After the release of the album, the Anarchists spent much time touring throughout 1995/6, supporting Moondog Jr and An Pierle on many of their dates throughout the Lowlands and growing in popularity steadily. Due to popular demand, the debut album, which had previously been quite hard to find as it had been released on such a tiny independent label and sold mainly at gigs, was later re-issued by Columbia (a division of Sony Records) with completely new artwork, as the record company objected to those naked photographs so much they refused to use them. Whilst touring, DAAU showcased some of their new material, which would later appear on their second album ‘We Need New Animals’, in which they demonstrated some of their new directions, increasingly towards a more reggae, dance and dub influenced sound, whilst still retaining all of the original values of the debut album.

During this time, DAAU had gained so much attention from the press and public in Belgium that they were offered a major record deal with Sony Classical. ‘We Need New Animals’ was released on Sony in 1998, and sold very well in the Lowlands, Germany and France, although not quite breaking into either the UK or USA markets; indeed, at this time, after a spectacularly catastrophic festival appearance in the UK on their first visit, the band swore never to play another gig on these shores, something which they have now thankfully retracted.

The album, mixed with Leeds-born Phil Evans (who later became their official sound engineer) and featuring for the first time a live drummer, and two vocalists (Angelique Willkie, ex-Zap Mama, and An Pierle, a rising star in Belgium), is a great development on the debut album. Using for the first time Han Stubbe’s considerable skills with computers, the album even features an ambient dance track with electronics (‘Gin & Tonic’), something which the Anarchists are working on developing even further to date. From the beautiful, almost-traditional classicism of ‘Broken’ (with An Pierle on vocals) to the reggae tracks ‘Oliphant’ and ‘Dip‘n Dodge’ (featuring Angelique Willkie), through the jazzy ‘Nix’ to the ‘Arabian handbag house’ (as described succinctly by Mavis Trickle herself on first hearing!) of ‘Hot Shades (My Medina)’, there is no style DAAU do not cover and master with ease. ‘We Need New Animals’ is an essential purchase for any music-lover’s catalogue, and sold very well across Europe.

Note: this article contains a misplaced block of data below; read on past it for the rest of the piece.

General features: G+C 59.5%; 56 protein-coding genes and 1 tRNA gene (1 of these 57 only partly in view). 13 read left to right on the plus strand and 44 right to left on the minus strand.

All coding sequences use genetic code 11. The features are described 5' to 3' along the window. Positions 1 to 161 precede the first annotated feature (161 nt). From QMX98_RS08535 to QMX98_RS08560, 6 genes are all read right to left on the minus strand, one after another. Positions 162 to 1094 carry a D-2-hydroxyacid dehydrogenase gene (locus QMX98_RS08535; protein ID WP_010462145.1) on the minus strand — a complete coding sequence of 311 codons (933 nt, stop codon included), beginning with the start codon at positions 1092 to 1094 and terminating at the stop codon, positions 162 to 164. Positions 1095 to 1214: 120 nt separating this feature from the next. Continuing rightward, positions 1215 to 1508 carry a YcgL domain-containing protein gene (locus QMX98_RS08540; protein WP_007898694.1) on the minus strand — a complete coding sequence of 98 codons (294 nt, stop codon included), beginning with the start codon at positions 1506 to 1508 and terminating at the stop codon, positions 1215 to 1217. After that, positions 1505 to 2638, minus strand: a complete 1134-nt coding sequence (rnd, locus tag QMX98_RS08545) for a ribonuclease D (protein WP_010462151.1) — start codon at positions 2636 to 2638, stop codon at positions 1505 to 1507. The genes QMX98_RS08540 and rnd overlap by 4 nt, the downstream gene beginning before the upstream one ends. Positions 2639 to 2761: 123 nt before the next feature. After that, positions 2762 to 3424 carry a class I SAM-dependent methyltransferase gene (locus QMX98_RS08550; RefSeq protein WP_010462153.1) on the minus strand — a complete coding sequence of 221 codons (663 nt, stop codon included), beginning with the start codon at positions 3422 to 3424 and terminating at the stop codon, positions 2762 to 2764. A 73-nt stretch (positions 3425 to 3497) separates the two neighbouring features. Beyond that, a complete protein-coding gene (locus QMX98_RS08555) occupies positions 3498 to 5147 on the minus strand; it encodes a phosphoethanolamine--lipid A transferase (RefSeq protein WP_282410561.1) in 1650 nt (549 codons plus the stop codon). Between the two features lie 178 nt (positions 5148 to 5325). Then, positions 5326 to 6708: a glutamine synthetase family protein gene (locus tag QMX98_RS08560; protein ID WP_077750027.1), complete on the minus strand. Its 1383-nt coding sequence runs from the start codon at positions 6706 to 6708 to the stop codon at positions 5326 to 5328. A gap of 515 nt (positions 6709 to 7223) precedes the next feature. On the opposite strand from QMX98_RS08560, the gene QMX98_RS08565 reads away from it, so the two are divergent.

After the release of the album, DAAU spent a great deal of time touring, and began work in earnest on writing for their latest album, tentatively titled ‘The Great Confusion’, which is to date still under construction in the studio. Early tasters heard prove that the band are experimenting further with dub and reggae, and Han Stubbe’s genius touch with electronics is being brought to the forefront, as they are now using up to 3 computers onstage, as demonstrated when the band supported The The as Matt Johnson’s special guests at Brixton Academy, London, in June of this year, finally breaking their vow to stay out of Britain.

The greatest development of all for the band this year, though, has to be the addition of their new fifth member, Adrian Lenski, on piano (the oldest of the Lenski brothers, and the most academically qualified, having just recently graduated, after 7 years of study, with a Master’s degree in piano and composition from the Antwerp Conservatoire). His formidable writing skills and experience should prove indispensable to the band, and take “…the car that tries to go in 4 different directions at once” (Buni Lenski) in a fifth new direction, as early signs have shown clearly. Adrian’s debut with the band can be heard on the DAAU cover version of ‘ShrunkenMan’, a song by The The which appeared on their CD-single ‘Interpretations: Issue 1’ back in May of this year. The track also features the first outing on record of Simon Lenski’s vocal talents in a kind of distortion-fest improvised rap which fits perfectly into the blend of heads-down-rock-out electronica and beautiful, passionate neo-classicism. Even Matt Johnson himself was reportedly so impressed with the band’s cover of his song that he insisted that DAAU be invited to support TheThe on some of their tourdates. Now they are playing more dates further afield and gaining greater press coverage outside of Belgium, more critics, musicians and rock kidz alike are becoming aware of this incredible, original, passionate, versatile and totally unique young band, who you can only categorise under the name of the first song on ‘We Need New Animals’ – file under ‘No Rule’.